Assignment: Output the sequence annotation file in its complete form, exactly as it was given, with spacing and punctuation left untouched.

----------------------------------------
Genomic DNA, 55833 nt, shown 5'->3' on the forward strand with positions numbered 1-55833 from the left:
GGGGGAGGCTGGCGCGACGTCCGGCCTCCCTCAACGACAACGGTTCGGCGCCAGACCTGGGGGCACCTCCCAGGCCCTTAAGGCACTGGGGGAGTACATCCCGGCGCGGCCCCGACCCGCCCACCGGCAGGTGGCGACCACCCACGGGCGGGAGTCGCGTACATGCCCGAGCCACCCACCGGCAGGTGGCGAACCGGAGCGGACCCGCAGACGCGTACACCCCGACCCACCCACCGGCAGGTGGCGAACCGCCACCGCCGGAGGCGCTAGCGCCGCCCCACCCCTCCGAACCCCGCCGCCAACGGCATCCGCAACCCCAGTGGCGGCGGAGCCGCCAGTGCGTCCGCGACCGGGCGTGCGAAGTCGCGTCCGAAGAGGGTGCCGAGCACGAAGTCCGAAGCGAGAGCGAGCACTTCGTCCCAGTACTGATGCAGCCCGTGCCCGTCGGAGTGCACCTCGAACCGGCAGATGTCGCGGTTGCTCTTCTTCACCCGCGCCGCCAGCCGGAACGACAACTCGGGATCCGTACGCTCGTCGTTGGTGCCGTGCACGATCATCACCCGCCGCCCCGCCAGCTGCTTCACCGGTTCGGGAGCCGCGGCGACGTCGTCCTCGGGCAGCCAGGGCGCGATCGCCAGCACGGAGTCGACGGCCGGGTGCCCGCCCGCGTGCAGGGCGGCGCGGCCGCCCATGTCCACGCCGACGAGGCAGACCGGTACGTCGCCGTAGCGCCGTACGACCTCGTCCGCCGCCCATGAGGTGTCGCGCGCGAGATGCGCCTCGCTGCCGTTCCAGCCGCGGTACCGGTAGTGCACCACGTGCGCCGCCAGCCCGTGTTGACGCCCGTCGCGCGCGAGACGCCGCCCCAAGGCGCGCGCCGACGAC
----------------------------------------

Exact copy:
Genomic DNA, 55833 nt, shown 5'->3' on the forward strand with positions numbered 1-55833 from the left:
GGGGGAGGCTGGCGCGACGTCCGGCCTCCCTCAACGACAACGGTTCGGCGCCAGACCTGGGGGCACCTCCCAGGCCCTTAAGGCACTGGGGGAGTACATCCCGGCGCGGCCCCGACCCGCCCACCGGCAGGTGGCGACCACCCACGGGCGGGAGTCGCGTACATGCCCGAGCCACCCACCGGCAGGTGGCGAACCGGAGCGGACCCGCAGACGCGTACACCCCGACCCACCCACCGGCAGGTGGCGAACCGCCACCGCCGGAGGCGCTAGCGCCGCCCCACCCCTCCGAACCCCGCCGCCAACGGCATCCGCAACCCCAGTGGCGGCGGAGCCGCCAGTGCGTCCGCGACCGGGCGTGCGAAGTCGCGTCCGAAGAGGGTGCCGAGCACGAAGTCCGAAGCGAGAGCGAGCACTTCGTCCCAGTACTGATGCAGCCCGTGCCCGTCGGAGTGCACCTCGAACCGGCAGATGTCGCGGTTGCTCTTCTTCACCCGCGCCGCCAGCCGGAACGACAACTCGGGATCCGTACGCTCGTCGTTGGTGCCGTGCACGATCATCACCCGCCGCCCCGCCAGCTGCTTCACCGGTTCGGGAGCCGCGGCGACGTCGTCCTCGGGCAGCCAGGGCGCGATCGCCAGCACGGAGTCGACGGCCGGGTGCCCGCCCGCGTGCAGGGCGGCGCGGCCGCCCATGTCCACGCCGACGAGGCAGACCGGTACGTCGCCGTAGCGCCGTACGACCTCGTCCGCCGCCCATGAGGTGTCGCGCGCGAGATGCGCCTCGCTGCCGTTCCAGCCGCGGTACCGGTAGTGCACCACGTGCGCCGCCAGCCCGTGTTGACGCCCGTCGCGCGCGAGACGCCGCCCCAAGGCGCGCGCCGACGAC